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Treating Recurrent Miscarriage

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A blog by Dr. Daniel E. Stein, RMA of New York, June 1, 2015

While the primary focus of a fertility and reproductive medicine practice is to help women conceive, a large percentage of the care that we provide is dedicated to helping women carry a pregnancy to term and deliver a healthy child. Recurrent miscarriage or pregnancy loss is defined as the loss of two or more pregnancies each up to 20 weeks gestation. These losses occur most commonly during the first trimester.

There are many possible reasons for recurrent pregnancy loss; however a specific cause is not identified in approximately 50% of cases. The most common causes of recurrent loss include:

  • Chromosomal abnormalities in one or both of the parents
  • Anatomic abnormalities of the uterus
  • Cervical incompetence
  • Blood clotting disorders
  • Endocrine (hormonal) disorders (e.g. thyroid disease and diabetes)
  • Infections
  • Stress and environmental factors
  • Autoimmune factors
  • Systemic diseases (e.g. Lupus)

Maternal age is a contributing factor to miscarriage – women in their late thirties and older have significantly higher miscarriage rates than younger women. The reason for advanced maternal age being a factor is that typically women of advanced reproductive age present a greater proportion of eggs that are chromosomally abnormal – such abnormalities have a negative impact upon the development of the embryos. The age of the male partner is also important as sperm, like eggs, can carry genetic abnormalities. Women aged mid to lower thirties with male partners in their mid-forties and older have a higher rate of miscarriages than women of this age range with younger male partners.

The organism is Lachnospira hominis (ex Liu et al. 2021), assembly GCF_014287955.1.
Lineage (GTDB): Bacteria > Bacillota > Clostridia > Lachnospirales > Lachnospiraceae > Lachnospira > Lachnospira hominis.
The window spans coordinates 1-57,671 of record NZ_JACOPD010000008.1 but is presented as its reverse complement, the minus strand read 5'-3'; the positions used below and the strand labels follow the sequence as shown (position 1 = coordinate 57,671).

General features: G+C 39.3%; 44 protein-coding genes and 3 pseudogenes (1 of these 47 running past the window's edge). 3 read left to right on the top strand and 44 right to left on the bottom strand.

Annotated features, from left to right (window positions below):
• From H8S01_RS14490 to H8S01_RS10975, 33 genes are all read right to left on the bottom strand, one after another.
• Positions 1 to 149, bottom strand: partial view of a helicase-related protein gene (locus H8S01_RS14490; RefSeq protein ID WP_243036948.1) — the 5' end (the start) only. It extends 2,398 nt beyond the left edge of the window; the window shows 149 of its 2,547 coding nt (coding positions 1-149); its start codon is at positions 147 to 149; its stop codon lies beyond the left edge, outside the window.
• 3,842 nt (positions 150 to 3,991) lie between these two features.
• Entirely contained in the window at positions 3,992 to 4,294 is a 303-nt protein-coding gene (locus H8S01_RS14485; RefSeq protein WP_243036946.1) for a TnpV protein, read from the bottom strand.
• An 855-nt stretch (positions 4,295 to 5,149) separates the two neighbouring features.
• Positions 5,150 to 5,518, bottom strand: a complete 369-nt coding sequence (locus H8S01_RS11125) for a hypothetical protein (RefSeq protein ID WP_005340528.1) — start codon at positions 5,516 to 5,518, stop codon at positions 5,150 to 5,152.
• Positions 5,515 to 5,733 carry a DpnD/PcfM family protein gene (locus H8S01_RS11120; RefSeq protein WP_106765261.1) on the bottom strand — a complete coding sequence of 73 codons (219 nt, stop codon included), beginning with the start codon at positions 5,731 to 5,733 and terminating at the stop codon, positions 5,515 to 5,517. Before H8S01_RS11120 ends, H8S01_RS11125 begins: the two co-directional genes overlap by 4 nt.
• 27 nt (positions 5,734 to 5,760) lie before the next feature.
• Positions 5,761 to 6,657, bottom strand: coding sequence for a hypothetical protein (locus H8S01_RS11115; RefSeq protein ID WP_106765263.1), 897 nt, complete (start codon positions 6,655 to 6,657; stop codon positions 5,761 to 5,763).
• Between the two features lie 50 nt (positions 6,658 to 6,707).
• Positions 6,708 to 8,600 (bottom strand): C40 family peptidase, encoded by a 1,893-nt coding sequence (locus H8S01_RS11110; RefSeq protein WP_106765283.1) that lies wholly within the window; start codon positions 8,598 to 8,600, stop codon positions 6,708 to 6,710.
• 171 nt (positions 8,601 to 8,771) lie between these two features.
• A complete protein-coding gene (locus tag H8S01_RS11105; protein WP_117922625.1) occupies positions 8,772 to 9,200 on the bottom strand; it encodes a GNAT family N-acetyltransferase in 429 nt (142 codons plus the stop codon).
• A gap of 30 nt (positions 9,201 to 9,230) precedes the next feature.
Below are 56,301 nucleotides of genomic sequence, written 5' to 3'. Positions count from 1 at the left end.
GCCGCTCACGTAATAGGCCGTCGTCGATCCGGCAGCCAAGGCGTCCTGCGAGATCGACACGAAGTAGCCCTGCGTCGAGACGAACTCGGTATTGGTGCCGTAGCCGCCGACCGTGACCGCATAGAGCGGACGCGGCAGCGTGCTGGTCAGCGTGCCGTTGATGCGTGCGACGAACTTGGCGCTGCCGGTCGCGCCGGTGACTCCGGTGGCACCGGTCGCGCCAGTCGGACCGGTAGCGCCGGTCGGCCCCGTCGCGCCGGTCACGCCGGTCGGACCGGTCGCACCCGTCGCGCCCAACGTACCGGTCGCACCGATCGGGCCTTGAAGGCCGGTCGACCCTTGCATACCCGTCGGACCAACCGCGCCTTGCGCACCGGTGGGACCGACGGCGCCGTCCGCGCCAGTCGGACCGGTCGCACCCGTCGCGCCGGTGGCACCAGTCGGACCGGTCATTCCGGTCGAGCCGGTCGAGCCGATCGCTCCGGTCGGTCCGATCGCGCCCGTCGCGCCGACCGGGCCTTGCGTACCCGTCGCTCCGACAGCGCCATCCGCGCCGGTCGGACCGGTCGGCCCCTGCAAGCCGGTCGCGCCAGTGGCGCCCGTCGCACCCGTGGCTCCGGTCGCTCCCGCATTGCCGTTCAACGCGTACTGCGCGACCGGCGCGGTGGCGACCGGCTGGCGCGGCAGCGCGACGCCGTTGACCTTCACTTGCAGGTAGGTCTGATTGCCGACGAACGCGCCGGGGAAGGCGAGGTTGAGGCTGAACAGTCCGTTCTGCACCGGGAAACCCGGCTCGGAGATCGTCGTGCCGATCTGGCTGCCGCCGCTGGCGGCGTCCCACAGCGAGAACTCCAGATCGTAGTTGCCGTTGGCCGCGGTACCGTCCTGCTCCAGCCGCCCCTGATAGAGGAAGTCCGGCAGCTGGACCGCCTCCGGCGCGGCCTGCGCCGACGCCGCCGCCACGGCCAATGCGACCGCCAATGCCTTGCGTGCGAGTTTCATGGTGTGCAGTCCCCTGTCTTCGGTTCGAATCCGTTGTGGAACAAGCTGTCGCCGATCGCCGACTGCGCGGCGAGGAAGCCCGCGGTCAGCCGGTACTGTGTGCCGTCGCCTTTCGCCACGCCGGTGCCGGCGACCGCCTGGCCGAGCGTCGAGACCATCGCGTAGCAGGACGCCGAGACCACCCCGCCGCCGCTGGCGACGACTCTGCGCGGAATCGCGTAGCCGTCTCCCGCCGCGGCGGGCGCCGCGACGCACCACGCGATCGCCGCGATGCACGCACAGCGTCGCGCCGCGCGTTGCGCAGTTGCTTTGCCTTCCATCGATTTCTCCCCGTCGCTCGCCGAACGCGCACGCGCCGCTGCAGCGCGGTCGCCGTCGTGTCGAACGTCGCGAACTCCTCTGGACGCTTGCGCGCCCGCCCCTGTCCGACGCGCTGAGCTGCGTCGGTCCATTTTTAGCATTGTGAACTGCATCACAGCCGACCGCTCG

Although it is difficult to determine a cause in approximately half of recurrent miscarriages, couples suffering from recurrent pregnancy loss can often be provided with treatments that diminish the risk of miscarriages in subsequent pregnancies. Structural abnormalities of the uterus can often be surgically corrected. Blood clotting disorders, autoimmune factors, and hormone abnormalities can often be treated with medications. While it is not currently possible to alter the chromosomes of the eggs or sperm, it is possible to distinguish chromosomally normal from abnormal embryos. This process, known as in vitro fertilization (IVF) with preimplantation genetic screening (PGS), allows reproductive endocrinologists to select which embryos should be transferred to the uterus and which embryos may be discarded.

While recurrent miscarriages can be emotionally devastating, there is still a great deal of hope for many couples. Even without therapy, the chances of a future successful pregnancy can be as high as 60% depending upon the number of prior pregnancy losses and the cause(s) of these losses. Effective treatments are available for many couples experiencing recurrent miscarriages. With proper prenatal care, diagnosis, treatment and pregnancy support, the potential for building a family remains high.

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